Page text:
© Universal Pictures International Germany GmbH

Wer Feuer sät (Catch a Fire)
France/U.K./South Africa/U.S.A. 2006

Opening 18 Jan 2007

Directed by: Phillip Noyce
Writing credits: Shawn Slovo
Principal actors: Tim Robbins, Derek Luke, Bonnie Mbuli, Mncedisi Shabangu

This is the true story of Patrick Chamusso (Derek Luke) and his fight against apartheid in 1980’s South Africa when there were three millions white people in charge and 25 million disinherited blacks. Chamusso worked his way up to a better job at an oil refinery in Secunda. He lived quietly with his wife and daughters, and coached a boys’ soccer team. He had no interest in terrorist antiapartheid strikes, although he was aware of them as shown in the first scene, when his family is searched brutally by South African security, upon returning from a wedding in the country. When his refinery explodes, he is arrested and tortured in spite of being innocent. No longer able to be neutral, he leaves his family and joins the exiled African National Congress terrorist group in Mozambique. He returns under a false name and single-handedly blows up parts of his old oil refinery. He is arrested, sentenced to 24 years on Robben Island (where Nelson Mandela was imprisoned and which reminds me of pictures of Quantanamo), serves 10 years, and is released under an amnesty when South Africa bans apartheid.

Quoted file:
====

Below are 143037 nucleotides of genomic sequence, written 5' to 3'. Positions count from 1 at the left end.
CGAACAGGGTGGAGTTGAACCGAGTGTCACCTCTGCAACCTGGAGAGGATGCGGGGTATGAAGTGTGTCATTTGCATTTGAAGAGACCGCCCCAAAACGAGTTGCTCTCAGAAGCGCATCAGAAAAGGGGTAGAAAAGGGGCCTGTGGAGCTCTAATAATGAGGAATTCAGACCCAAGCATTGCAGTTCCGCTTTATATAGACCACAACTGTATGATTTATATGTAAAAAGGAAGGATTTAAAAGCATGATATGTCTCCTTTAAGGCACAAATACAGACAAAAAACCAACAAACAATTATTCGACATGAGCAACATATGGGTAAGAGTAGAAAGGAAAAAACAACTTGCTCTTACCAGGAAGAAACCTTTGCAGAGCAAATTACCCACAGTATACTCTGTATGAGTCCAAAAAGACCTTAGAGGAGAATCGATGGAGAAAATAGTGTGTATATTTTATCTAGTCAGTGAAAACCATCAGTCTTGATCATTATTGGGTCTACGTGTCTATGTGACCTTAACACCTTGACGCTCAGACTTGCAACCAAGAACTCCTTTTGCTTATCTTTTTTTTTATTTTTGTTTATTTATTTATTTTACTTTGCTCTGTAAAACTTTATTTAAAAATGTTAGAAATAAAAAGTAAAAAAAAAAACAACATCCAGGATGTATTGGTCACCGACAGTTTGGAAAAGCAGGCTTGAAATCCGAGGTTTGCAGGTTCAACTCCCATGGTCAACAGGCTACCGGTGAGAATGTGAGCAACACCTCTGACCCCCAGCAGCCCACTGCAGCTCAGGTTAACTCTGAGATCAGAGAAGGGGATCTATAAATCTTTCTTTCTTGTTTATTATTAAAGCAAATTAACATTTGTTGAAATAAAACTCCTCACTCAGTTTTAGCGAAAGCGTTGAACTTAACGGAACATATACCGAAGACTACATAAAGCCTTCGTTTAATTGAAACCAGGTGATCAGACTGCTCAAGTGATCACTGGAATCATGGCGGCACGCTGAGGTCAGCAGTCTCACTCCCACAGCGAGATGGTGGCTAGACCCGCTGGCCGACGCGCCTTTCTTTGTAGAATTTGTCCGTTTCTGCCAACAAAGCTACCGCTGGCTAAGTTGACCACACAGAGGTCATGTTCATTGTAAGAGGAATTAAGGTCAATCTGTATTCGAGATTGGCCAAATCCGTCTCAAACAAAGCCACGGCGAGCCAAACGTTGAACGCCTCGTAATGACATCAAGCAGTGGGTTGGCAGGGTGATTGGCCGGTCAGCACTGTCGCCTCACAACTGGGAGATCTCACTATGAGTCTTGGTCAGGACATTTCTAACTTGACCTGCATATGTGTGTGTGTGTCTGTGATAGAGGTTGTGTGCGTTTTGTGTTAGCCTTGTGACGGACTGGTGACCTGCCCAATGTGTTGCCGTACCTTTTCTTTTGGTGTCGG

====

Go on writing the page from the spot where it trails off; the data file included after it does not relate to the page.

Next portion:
Australian director Phillip Noyce (The Quiet American, Long Way Home) researched the historical background for many months. He was aided by the Slovo sisters, Shawn (script) and Robyn (production), daughers of Joe Slovo, who was a leading member of the ANC and later a member of Mandela’s cabinet. The real Patrick Chamusso was on set daily. He lives with his wife and three children and 80 orphans in an orphanage he founded. For details see www.twosisters.org.za. This is just a small slice of South African history, well worth your time and interest, as Tim Robbins confirms after staying there to perfect his role as the ultimate South African Boer, Nic Vos. It’s interesting that some Bob Marley music is used between all the African rhythms. (Becky Tan)

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